HTLGI (How The Light Gets In) had a remote event – their “Winter Revel” – this past weekend, similar format to their twice-yearly Hay-on-Wye and London events, but hosted remotely on-line (*). I’m a big supporter of IAI/HTLGI, attending events over several years and reporting many excellent sessions and experiences here, as well as many earlier individual IAI events in my time living in London.
Main focus for me was a session with Dan Dennett (legend – oft referenced here), Sara Walker (ASU & SFI) and Nick Lane (UCL) with the rather crass title “Which Came First, the Chicken or the Egg?” Fortunately all three disposed of that in their opening sentences and ensured the actual topic was life and its origins, a topic which invariably includes intelligent life and consciousness.
(Had joined an earlier lounge discussion session with Philip Goff and Bernardo Kastrup on their panpsychism / idealism agendas. After the above session also joined the ongoing lounge discussion with Dan, Sara & Nick. Then listened to Sara give her own talk and joined the excellent lounge discussion following that – the main reason for this post. Dropped in on a couple of Lee Smolin presentations and discussion sessions – disappointing style. Listened to a large part of the “Anti-Matter” session with Sabine Hossenfelder, Lee Smolin, Tara Shears and HTLGI host Hillary Lawson – also sadly disappointing. Had intended to listen also to Nick Lane’s talk and lounge-discussion, but somehow missed it – will have to await HTLGI uploading the recording.)
Sara Walker’s excellent talk and post-talk lounge discussion covered a few of my own questions, this one was particularly interesting to me.
Life as Reproduction: If we take “reproduction of reproducible individuals” to be the primary / fundamental definition of life, and all the other optional properties (eating, excreting, evading / resisting destructive danger etc) as means to that end, Sara’s suggestion is that this can lead to lower complexity – fewer functional options for surviving to reproduce. (An RNA explanation?) Agreeing that reproduction is about copying substrate-independent information patterns. More intelligent, more functional organisms – more complexity – surely evolves more opportunities for reproductive survival? (Obviously more risk & responsibility downsides come with the longer-term possibilities.) Not actually convinced by the reducing complexity argument – I still see an efficient drive to entropy (higher local order maximises overall 2nd law entropy) – so may need to see this explanation / evidence?
Aside – Sara referred to (Lee Cronin) Assembly Theory several times and confirmed it is related to (David Deutsch & Chiara Marletto) Constructor Theory – more questions on this too? (Seems Sara and Chiara have crossed paths several times.)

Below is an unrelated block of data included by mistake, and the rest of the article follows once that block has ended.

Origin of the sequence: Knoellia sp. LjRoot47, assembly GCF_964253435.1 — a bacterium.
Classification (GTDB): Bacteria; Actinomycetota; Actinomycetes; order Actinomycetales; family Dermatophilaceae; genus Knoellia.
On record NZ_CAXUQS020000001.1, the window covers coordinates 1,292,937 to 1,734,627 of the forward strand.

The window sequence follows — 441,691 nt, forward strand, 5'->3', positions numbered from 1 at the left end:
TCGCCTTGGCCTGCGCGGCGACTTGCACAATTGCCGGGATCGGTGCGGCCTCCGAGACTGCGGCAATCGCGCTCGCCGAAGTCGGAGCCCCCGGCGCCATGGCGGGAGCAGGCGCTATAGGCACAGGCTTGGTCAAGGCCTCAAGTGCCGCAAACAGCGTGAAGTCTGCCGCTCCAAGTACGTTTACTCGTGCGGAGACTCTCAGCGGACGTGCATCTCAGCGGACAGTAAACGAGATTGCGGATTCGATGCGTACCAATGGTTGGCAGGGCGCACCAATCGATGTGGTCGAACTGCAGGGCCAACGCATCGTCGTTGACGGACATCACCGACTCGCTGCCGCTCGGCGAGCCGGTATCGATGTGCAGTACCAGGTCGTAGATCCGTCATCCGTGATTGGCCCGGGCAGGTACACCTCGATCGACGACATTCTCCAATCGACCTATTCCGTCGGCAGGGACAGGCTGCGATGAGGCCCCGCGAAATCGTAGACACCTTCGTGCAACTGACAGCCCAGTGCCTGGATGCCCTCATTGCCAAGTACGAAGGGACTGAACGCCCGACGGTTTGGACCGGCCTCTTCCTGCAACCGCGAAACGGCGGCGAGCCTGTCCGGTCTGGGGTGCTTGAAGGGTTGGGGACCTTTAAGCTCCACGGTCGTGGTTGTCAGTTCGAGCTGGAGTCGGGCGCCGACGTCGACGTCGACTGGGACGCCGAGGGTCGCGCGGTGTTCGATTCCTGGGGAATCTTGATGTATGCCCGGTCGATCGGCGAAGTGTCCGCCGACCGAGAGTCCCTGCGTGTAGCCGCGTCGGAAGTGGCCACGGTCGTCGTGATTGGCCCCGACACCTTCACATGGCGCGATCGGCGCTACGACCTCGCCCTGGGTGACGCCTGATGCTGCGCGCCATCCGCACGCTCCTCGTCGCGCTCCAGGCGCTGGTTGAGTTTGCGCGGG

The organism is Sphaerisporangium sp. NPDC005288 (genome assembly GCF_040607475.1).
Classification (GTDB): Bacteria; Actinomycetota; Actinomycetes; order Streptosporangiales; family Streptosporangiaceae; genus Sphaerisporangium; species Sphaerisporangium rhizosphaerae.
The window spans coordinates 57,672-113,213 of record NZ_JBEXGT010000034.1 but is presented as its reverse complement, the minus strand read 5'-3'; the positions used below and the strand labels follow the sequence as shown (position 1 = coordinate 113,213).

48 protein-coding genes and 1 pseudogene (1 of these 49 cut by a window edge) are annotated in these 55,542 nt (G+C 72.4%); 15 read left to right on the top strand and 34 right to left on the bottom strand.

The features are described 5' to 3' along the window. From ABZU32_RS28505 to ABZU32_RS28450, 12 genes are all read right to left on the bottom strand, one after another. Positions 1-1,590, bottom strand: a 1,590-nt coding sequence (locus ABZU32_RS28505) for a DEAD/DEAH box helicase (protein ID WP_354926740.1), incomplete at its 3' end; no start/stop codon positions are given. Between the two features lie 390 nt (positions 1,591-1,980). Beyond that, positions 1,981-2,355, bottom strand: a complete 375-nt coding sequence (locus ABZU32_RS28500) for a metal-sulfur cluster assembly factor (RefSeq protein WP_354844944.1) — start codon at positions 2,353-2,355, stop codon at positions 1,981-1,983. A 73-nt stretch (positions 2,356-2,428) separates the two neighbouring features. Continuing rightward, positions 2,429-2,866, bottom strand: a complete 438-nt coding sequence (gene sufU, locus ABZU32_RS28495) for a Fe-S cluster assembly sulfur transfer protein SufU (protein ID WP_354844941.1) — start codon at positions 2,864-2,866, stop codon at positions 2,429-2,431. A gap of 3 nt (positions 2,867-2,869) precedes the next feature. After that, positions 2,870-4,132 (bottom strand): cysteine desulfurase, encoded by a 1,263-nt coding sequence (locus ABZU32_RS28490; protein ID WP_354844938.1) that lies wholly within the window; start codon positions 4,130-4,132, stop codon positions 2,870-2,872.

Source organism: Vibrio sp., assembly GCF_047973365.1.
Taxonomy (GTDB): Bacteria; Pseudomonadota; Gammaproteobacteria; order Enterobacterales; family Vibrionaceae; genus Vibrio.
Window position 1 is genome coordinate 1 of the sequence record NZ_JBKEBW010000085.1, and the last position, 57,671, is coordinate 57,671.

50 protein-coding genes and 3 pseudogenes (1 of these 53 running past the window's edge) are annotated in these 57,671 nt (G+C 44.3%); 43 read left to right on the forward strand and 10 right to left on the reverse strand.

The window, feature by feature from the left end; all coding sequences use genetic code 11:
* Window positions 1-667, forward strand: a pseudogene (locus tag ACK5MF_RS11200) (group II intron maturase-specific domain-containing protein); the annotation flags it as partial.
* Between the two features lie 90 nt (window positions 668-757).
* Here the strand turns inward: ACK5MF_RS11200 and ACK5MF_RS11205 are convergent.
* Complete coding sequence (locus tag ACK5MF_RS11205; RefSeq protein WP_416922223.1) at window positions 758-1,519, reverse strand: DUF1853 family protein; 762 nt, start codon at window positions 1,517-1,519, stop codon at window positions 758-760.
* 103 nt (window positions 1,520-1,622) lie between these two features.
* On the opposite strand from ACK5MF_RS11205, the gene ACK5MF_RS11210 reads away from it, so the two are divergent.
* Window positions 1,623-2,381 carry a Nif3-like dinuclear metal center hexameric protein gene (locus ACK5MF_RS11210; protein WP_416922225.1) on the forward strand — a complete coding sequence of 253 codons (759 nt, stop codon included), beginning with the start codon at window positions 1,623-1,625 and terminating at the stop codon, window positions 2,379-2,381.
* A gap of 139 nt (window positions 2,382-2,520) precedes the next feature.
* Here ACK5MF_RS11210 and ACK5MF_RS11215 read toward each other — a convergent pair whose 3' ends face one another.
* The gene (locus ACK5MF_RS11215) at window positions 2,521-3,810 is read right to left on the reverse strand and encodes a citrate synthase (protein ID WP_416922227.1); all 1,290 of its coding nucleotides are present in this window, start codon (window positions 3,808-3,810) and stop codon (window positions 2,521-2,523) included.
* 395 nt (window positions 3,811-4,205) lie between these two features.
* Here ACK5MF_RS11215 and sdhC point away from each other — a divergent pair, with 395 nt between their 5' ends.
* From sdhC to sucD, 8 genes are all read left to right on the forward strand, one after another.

Aside – Also Sara’s tie-up with Santa-Fe Institute on complexity and entropy – another interesting thread. (Jessica Flack at SFI an important source for me on fundamental computation. And of course SFI <> Stuart Kaufman, see next aside.)
Aside – As well as the information <> entropic arguments for evolution of the possible in design space, Dan, Nick & Sara all acknowledged the energy arguments for actually histories. Led to some interesting points on teleology (inevitability in my terms) and ergodicity (relative importance of physical states <> paths through design space). Lots of discussion of the timescales for the physical and pre-biotic chemical lifecycles. (Also notice that Sara mentioned Stuart Kaufmann a couple of times as a reference – my main source of non-ergodic phenomena.)
Aside – Also “met” Tim Bollands (Natural Philosopher / Universal Life-ist) eye-to-eye for the first time, in a couple of the above sessions. (He and I share an original home town as well a an interest in the origins of intelligent life & consciousness.)
A rich seam provided by Sara Walker. One to watch.
[Here an earlier version of more or less the same talk by Sara, starts ~15min.]
[(*) Meta – “Winter Revel” a bit clunky moving between on-line sessions, a bit of disruptive gate-crashing between sessions, especially between the one-way presentation & panel talk sessions and the interactive lounge discussion sessions. Not clear how to get questions into the presentation & panel talk sessions when chat was not active? Also missed the fact that some popular interactive sessions involved booking and payment above the main registration ticket – missed a “sold-out” Dan & Nick session. But, like the physical events, impossible to see everything of interest. Worth it again, for the sessions I did see.]
[More wonderful stuff from SFI – Eric Smith on the inevitability of life. And a better, later version of the same content. Some great quotes to dig out (still to do), but there is a deep aspect of Eric’s that Sara pointed out – that life and living things are not the same. Eric is very much about life being ecological and living things are the things taking part in those eco processes, however much “the individual” is individually alive. Universal life Tim Bollands? Anyway noticed I already made this distinction earlier myself in a comment on one of my own posts a couple of years ago – where did I get that?]
[Paul Davies most controversially wrote his article on axiomatic science parallels with Christian theology – “Taking Science on Faith“. There is a fair amount of Templeton funding in this enlightened theology space. Interesting, because dogmatic scientism is my most fundamental underlying agenda – the reason for my interest in the boundaries between fundamental physics and metaphysics.]